Review: Abdullah Ibrahim Revisits the Past at Town Hall
Since leaving South Africa in the early 1960s to escape apartheid and pursue an international career, the jazz pianist Abdullah Ibrahim has made music with a sense of tenuous suspension. You could say his is a gospel of near-deliverance.
Mr. Ibrahim’s stark pianism and gently rapturous compositions are steeped in the bright harmonies and bouncing rhythms of his native Cape Town, and they seem to suggest that escape or transcendence could almost be possible. But then there’s the inevitable longing for home, for harmony, for rest. He lives in that balance.
The Jazz Epistles, the group Mr. Ibrahim joined in 1959 along with the trumpeter Hugh Masekela, were thinking about something different: more period-specific, another kind of fantasy. South Africa’s first known bebop band of black musicians, the Epistles became a flash sensation partly because they posited a connection between Africa’s struggle for freedom and the urbane futurism of American jazz. (Equally important, they helped open the door to other, more fluidly integrated forms of South African jazz, played by artists like Eric Nomvete and Louis Moholo.)
Mr. Ibrahim’s performance on Thursday at Town Hall with his band Ekaya was the first revival of the Jazz Epistles’ repertoire since the group disbanded 57 years ago. It was to feature Mr. Masekela alongside Mr. Ibrahim in a rare joint performance, but the trumpeter suffered a fall on tour, and was unable to appear. The young South African trumpeter Lesedi Ntsane, who lives in New York, took his place and the show went on. (It was taped for a future episode of NPR’s “Jazz Night in America.”)
But Mr. Ibrahim showed only a passing interest in his old repertoire. After a short opening set by the South African vocalist Dorothy Masuka, he arrived onstage alone, playing a commingled medley of original pieces with wistful shards of “Did You Hear That Sound” and “The Mountain.” Playing softly, he let transitional harmonies linger until well after he had cleared a landing, so that resolution seemed to emerge from underneath a cloud.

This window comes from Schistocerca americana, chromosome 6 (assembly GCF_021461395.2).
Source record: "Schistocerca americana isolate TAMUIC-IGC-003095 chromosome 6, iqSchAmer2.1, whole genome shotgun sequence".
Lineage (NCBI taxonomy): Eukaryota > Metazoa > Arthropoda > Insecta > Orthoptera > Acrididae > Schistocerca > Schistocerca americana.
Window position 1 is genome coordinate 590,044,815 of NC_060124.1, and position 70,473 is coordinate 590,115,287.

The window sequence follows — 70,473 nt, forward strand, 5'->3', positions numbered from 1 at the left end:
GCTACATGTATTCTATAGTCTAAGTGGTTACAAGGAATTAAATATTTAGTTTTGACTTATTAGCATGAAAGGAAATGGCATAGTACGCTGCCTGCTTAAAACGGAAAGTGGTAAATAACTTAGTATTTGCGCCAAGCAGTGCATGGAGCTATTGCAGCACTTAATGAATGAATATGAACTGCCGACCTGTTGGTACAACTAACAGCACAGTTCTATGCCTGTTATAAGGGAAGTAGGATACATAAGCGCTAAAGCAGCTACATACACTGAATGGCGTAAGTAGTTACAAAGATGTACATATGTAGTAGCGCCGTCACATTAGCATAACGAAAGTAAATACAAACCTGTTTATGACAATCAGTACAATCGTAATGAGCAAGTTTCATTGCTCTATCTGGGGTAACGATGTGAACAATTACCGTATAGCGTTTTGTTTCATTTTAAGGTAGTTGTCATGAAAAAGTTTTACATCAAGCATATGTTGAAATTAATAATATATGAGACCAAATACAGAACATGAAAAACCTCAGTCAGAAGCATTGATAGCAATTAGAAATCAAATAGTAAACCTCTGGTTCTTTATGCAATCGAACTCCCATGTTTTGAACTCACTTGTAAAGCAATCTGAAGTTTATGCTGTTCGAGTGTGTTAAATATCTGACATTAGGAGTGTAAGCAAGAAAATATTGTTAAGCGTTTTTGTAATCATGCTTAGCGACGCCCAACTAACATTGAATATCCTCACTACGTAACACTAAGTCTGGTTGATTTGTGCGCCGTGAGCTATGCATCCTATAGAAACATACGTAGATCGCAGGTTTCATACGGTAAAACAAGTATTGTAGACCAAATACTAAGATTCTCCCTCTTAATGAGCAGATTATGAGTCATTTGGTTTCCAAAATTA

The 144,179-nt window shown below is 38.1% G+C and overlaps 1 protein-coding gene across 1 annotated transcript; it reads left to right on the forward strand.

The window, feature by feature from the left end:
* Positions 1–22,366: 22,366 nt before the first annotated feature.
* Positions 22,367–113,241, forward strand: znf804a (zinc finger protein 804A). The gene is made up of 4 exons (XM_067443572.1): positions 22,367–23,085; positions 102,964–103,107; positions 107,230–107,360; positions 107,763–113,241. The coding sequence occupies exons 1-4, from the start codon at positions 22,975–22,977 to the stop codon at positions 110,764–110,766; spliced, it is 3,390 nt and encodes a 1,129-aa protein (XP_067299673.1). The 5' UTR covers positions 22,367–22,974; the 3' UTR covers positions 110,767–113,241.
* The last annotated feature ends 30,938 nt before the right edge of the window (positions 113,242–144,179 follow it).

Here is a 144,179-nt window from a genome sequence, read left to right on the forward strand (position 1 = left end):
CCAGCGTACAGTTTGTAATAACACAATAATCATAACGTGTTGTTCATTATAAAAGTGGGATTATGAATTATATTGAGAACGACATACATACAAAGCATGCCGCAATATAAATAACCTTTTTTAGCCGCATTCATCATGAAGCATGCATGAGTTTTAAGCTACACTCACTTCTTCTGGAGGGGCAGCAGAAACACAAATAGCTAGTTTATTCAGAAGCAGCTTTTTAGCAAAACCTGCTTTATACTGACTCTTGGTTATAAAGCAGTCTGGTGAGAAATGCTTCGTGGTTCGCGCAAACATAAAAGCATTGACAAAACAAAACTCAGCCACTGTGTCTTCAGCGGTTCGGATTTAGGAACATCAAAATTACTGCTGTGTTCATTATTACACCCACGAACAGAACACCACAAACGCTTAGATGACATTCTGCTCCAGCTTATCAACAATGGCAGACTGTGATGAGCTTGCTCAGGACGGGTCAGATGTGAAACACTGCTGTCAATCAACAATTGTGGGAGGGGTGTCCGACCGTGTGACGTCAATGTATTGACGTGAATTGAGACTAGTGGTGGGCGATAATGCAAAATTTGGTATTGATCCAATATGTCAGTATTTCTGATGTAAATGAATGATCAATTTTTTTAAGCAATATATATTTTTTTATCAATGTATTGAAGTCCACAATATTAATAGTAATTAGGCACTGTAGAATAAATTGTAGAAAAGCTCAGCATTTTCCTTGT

After readings of two more originals, featuring lovely work by Cleave Guyton Jr., on flute and clarinet, and Noah Jackson, on cello, the full band emerged – eight musicians in all, including Mr. Ntsane. Mr. Jackson switched to bass and started to walk a fast, swinging line. Mr. Ibrahim faded almost immediately into the background, then disappeared completely as the horn section played “Vary-oo-Vum.” It’s a heaving, keyed-up Ibrahim composition that becomes a 12-bar blues in the solo section: classic bebop, rendered faithfully.
The group went on to play three more Epistles tunes, and Mr. Ibrahim hardly touched the keyboard. (He did offer a tasty polyrhythmic pattern on “Scullery Department,” slightly richer than the cross-rhythm he plays on the original recording, but that lasted just a few bars.)
The group played the Epistles pieces at a striding clip; each time, the teetering melodies dotted with rhythmic hits opened up into tidily swinging solo sections. Only Mr. Ntsane, the guest trumpeter, refused to accommodate the idiom, playing with a thick, smoky lassitude and pulling against the hopped-up swing.
Ekaya returned to its typical set-list for the second half of the set. New life came into the room. Fans of Mr. Ibrahim are likely to be more aware of his standard repertoire than the music of the Jazz Epistles, yet there was greater intrigue and possibility around the more familiar work.
After finishing the Epistles set, Mr. Ibrahim began the wafting original “Sotho Blue” on solo piano, a few bebop skitters giving way to impressionist arpeggios. The horn section glided in, holding liquid tones out above him, its melody a drifting query. There was darkness and suspense, and a sense of broad expanse.